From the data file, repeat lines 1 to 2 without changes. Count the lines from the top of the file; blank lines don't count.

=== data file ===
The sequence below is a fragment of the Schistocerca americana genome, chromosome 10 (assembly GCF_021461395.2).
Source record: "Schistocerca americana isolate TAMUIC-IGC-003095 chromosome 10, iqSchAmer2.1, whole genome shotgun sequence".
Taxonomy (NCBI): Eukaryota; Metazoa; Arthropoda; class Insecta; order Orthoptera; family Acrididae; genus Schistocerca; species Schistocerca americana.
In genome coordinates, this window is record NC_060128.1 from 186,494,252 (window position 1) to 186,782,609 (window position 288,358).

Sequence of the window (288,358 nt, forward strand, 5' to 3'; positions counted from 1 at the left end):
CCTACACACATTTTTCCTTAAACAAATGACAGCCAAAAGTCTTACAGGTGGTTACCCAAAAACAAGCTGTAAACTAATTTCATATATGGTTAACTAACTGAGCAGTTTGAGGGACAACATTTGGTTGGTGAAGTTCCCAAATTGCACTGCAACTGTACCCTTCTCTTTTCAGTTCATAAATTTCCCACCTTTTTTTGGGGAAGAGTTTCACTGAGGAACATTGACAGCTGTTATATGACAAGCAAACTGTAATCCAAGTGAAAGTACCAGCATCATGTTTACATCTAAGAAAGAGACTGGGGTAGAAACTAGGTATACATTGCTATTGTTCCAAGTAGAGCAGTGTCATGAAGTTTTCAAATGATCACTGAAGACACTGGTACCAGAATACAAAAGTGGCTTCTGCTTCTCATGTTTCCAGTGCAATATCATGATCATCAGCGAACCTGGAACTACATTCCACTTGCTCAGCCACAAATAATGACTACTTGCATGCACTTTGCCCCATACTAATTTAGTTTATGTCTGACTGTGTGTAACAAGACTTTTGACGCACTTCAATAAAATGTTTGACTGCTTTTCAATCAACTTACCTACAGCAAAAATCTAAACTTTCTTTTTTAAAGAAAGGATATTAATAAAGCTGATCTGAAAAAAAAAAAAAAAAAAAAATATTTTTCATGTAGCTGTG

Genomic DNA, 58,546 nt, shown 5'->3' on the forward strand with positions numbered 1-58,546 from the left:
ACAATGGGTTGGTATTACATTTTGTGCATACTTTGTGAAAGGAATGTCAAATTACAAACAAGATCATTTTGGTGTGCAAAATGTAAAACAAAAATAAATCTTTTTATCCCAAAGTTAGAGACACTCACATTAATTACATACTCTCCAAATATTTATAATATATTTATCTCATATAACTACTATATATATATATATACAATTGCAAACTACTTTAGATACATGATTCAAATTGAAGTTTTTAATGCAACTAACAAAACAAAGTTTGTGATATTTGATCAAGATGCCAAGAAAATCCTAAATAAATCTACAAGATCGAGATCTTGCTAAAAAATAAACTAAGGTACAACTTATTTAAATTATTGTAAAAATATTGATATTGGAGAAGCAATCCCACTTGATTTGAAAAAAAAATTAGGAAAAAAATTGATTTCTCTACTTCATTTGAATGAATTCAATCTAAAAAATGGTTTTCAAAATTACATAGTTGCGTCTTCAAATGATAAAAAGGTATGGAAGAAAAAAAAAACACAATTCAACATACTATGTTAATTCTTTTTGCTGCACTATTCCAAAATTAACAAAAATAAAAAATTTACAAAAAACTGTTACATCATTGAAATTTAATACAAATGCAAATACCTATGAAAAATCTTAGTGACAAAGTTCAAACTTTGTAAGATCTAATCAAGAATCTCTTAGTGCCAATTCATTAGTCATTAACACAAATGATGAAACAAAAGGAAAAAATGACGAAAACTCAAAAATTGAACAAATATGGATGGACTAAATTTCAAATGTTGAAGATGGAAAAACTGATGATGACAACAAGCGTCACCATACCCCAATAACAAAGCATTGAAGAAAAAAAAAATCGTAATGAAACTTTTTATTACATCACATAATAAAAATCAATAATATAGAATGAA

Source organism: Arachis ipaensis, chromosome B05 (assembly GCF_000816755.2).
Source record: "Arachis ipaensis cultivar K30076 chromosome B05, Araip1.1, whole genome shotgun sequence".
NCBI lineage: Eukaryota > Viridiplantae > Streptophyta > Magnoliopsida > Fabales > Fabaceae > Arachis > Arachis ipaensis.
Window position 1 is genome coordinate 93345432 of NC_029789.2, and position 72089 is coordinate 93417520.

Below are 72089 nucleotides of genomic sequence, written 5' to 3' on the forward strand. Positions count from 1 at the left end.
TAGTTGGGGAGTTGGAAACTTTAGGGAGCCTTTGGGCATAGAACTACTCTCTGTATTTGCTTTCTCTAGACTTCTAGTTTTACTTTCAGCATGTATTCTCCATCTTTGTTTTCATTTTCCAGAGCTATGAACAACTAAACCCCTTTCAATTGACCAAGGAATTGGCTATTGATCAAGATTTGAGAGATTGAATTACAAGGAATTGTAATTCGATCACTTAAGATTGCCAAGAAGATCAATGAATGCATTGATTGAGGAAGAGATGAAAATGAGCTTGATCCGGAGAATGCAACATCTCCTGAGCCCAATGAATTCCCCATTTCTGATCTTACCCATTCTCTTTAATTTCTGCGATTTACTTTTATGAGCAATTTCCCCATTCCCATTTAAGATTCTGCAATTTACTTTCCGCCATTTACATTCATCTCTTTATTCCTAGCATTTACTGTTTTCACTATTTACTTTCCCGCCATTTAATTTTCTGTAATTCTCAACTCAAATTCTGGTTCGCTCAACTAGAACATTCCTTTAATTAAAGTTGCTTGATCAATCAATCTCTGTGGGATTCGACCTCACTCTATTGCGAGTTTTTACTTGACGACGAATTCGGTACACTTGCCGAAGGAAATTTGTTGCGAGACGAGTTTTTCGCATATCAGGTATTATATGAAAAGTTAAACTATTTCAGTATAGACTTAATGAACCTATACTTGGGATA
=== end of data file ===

The sequence below is a fragment of the Schistocerca americana genome, chromosome 10 (assembly GCF_021461395.2).
Source record: "Schistocerca americana isolate TAMUIC-IGC-003095 chromosome 10, iqSchAmer2.1, whole genome shotgun sequence".